On the Run Blog: One last mile

Paula Wolfons poses with her medal after finishing the Marine Corps Marathon (Paula Wolfson/WTOP Photo)

Editor’s Note: To mark a milestone birthday, WTOP’s Paula Wolfson has signed up to run the Marine Corps Marathon. She will be sharing her journey along the way in a series of blog posts.

Paula Wolfson, wtop.com

WASHINGTON – I made it. It is now official. I have completed my first marathon, and I have the medal to prove it.

But like everything else in life, running a marathon has its ups and downs. In my case, literally.

About seven miles in, I fell on a slick patch of Reservoir Road. No sprains, no broken bones, just a slightly wobbly ankle and a lot of blood on one cut up hand.

So I ended up walking to the first aid tent by Key Bridge where a Navy medic cleaned and swathed my hand in gauze, checked out some scrapes on my knees, and patted me on the back when I said I was returning to the race.

“Ma’am, you are awesome!” he smiled.

Now why, you may ask, did I keep on going instead of heading home (or to the nearest bar)?

It was because of Mike the Marine.

Now, I don’t know Mike personally, but I was classmates with his mom and dad. Recently, Mike was severely injured in Afghanistan and he is now taking the first steps in his marathon of healing.

For some reason when I got back on the marathon course, I could almost feel Mike pushing me on and saying to me (and this is the God’s honest truth), “We Marines don’t quit, and neither should you.”

I just kept going, a little slower than usual (thanks to that ankle), and I never did manage to make up for all that lost time at the first aid tent.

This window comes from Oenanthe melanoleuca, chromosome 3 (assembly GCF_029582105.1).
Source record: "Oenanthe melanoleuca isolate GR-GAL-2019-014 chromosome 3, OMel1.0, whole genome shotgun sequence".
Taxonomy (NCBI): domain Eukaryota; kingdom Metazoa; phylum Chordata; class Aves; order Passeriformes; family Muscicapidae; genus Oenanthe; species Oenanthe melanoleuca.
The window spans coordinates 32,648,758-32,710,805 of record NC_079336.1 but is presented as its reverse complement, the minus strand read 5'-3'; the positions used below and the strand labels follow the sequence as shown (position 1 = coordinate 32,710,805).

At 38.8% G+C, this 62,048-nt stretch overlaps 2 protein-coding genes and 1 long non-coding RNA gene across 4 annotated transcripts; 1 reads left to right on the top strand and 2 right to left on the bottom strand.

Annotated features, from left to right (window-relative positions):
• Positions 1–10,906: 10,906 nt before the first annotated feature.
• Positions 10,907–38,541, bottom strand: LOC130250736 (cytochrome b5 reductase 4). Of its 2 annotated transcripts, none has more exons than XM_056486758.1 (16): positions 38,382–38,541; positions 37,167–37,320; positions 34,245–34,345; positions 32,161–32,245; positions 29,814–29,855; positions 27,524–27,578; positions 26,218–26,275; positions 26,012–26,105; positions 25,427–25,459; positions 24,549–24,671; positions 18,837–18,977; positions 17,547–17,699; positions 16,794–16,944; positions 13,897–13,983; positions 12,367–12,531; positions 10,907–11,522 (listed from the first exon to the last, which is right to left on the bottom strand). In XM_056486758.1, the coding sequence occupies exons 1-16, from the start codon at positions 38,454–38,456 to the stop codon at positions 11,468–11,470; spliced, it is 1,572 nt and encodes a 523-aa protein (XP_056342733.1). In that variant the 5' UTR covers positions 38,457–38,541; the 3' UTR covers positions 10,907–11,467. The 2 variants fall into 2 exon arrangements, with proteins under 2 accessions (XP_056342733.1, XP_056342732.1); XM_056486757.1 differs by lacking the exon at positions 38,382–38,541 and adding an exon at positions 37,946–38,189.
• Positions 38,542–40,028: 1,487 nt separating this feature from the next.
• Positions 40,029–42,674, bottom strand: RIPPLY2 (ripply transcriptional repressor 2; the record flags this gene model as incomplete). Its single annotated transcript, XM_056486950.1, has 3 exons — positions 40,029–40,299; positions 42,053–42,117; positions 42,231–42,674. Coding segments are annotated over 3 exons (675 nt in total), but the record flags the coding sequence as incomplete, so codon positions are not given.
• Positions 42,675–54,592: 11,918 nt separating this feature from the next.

But when I cleared the finish line, there was this Marine with a big smile, who put a finisher’s medal around my neck, and didn’t seem to mind when a runner responded with a big hug. It didn’t matter to him if I finished first, last, or in the middle.

“Congratulations, and thank you,” were the words I kept hearing from Marines who formed a sort of honor guard for the newly decorated marathoners.

And you know, that is what makes this local marathon so different, so uniquely Washington, and so very special.

This is the day the civilian runners share with the Marines. Some of us run to honor fallen brothers, sisters, parents or friends. Some of us get inspired by guys like Mike, and all of us thank these men and women not just for what they do marathon day, but everyday.

I know the medic said “Ma’am you’re awesome!” But you know who is truly awesome? They are. Semper fi!

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(Copyright 2012 by WTOP. All Rights Reserved.)

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